Georgian armed forces, South Ossetia forces, and Russian armed forces were in conflict in 2008
The ICC says it has "reliable information about alleged crimes in Georgia by all three parties involved"
The International Criminal Court in The Hague has authorized an investigation into possible war crimes committed by Georgia and Russia during the conflict in the breakaway provinces of South Ossetia and Abkhazia, the court said Wednesday.
“The investigation will take as long as needed to gather the required evidence,” said Prosecutor Fatou Bensouda. “The victims who suffered the terrible consequences of this conflict deserve no less.”
Prosecutors requested the go-ahead to start the investigation last October, after reviewing “reliable information about alleged crimes in Georgia by all three parties involved: Georgian armed forces, South Ossetia forces, and Russian armed forces,” Bensouda said.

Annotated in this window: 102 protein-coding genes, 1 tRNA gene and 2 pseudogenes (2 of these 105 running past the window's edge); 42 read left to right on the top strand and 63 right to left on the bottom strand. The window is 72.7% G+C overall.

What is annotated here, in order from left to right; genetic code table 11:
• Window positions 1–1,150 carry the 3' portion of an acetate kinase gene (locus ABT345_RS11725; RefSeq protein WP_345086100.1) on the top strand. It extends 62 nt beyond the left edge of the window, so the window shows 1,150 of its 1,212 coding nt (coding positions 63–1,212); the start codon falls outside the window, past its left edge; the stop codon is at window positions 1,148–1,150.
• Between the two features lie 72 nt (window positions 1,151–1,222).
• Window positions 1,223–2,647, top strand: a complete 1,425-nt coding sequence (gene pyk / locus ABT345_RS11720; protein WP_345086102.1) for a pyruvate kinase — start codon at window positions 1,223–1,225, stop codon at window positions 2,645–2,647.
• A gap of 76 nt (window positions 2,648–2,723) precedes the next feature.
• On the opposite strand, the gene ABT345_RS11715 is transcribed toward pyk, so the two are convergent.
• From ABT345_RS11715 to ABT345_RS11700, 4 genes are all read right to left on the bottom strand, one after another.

Wednesday’s decision marks the start of the investigative process, which will cover the period from July 1, 2008, to October 10, 2008, according to a statement by the court. The identification of possible suspects will come at a later stage after more evidence is collected.
It is the court’s first inquiry into possible war crimes committed by Russia.
Tensions escalated in August 2008, when then-Georgia President Mikheil Saakashvili sent troops to regain control over the Russian-backed self-proclaimed autonomous region. Russia responded by moving tanks and soldiers through South Ossetia and advancing farther into Georgian territory.
During the five-day conflict, nearly 200 serviceman and 228 civilians from Georgia were killed, according to an EU fact-finding report. Sixty-seven Russian servicemen and 365 South Ossetian servicemen and civilians also lost their lives in the conflict.
A ceasefire agreement was brokered by France and signed a few days later by Saakashvili and then-Russian President Dmitry Medvedev.
While Moscow recognized South Ossetia and Abkhazia as independent states, they remain officially part of Georgia but have separate governments.